The Linking Innovation, Knowledge, and Employment (@LIKE) program was created by a partnership of three Southern California counties with a WIF grant to help disconnected individuals meet educational and employment goals, retain employment, and increase earnings. The program evaluation found that @LIKE not only achieved its stated goals, but also had a statistically significant impact. Over 70 percent of participants completed a Career Awareness Component, a substantial number obtained a career credential, and a significant share of participants received either a paid internship or unsubsidized employment. Read the report for more outcome and impact information.


Multicloud Infrastructure for the Future of Work

COVID-19 has driven a fundamental shift in technology architecture, pressing many organizations to accelerate cloud migration. With the future of work on fast forward, infrastructure suddenly holds new potential for competitive advantage.

As IT departments scrambled to virtualize the global workforce earlier this year, stress on existing infrastructure forced many organizations to lift and shift to the cloud quickly, with speed prioritized over optimization. At the same time, infrastructure risks such as limited access to on-premise systems and the vulnerability of tightly interlocked business and technology architectures took on new urgency.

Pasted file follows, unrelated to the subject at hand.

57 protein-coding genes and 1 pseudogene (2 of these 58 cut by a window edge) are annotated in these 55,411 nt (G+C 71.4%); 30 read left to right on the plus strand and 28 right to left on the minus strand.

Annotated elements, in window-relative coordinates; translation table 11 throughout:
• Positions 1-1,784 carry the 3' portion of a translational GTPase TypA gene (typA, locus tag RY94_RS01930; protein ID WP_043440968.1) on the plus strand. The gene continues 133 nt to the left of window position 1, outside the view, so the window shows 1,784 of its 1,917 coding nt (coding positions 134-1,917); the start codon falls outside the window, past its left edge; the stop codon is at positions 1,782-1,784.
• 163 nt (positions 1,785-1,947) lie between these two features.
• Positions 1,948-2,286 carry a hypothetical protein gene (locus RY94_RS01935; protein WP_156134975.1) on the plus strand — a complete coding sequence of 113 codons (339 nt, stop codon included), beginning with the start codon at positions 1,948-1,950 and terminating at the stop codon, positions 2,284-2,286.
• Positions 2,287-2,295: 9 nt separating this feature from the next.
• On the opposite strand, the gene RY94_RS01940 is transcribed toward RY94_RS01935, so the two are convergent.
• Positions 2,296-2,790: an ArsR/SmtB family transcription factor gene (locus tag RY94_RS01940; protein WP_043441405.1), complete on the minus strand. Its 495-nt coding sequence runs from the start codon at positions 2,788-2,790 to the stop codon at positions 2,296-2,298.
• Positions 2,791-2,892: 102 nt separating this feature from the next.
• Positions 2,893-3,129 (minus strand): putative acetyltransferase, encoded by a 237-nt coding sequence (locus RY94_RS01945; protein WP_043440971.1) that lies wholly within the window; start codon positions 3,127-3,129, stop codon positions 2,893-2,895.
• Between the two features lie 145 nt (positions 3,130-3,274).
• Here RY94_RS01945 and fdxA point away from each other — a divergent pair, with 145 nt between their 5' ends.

As the dust settles on cloud decisions made over the past year, revisiting the technology backbone now can help businesses plan and modernize more thoughtfully to optimize processes, mitigate risk, and manage complexity. Picking up from the compressed COVID-19 timeline, many organizations are now focused on planning, fine-tuning, and deploying in three key areas: multicloud solutions for heterogeneous infrastructures, federated security, and DevOps. Organizations that move quickly have an opportunity to approach infrastructure as a competitive edge and rethink how technology enables work, the workforce, and the workplace to operate virtually and at peak performance.

From Multicloud Strategies to Solutions

With multicloud and hybrid cloud strategies now the norm, managing cloud complexity is ready for the next frontier: configuring tools, software, and technology for full-stack, multicloud solutions that focus on access, network management, operations, and end-point complexity. These solutions include capabilities such as identity and access management, network monitoring, metadata management, and AI for IT operations (AIOps) to manage workforce systems and platforms. Effective multicloud solutions provide orchestration to manage data, resources, and workflow and to ensure efficient data flow across the full solution architecture, from storage and databases to platforms and security.

&lsquo Managing cloud complexity is ready for the next frontier: configuring tools, software, and technology for full-stack, multicloud solutions that focus on access, network management, operations, and end-point complexity. &rsquo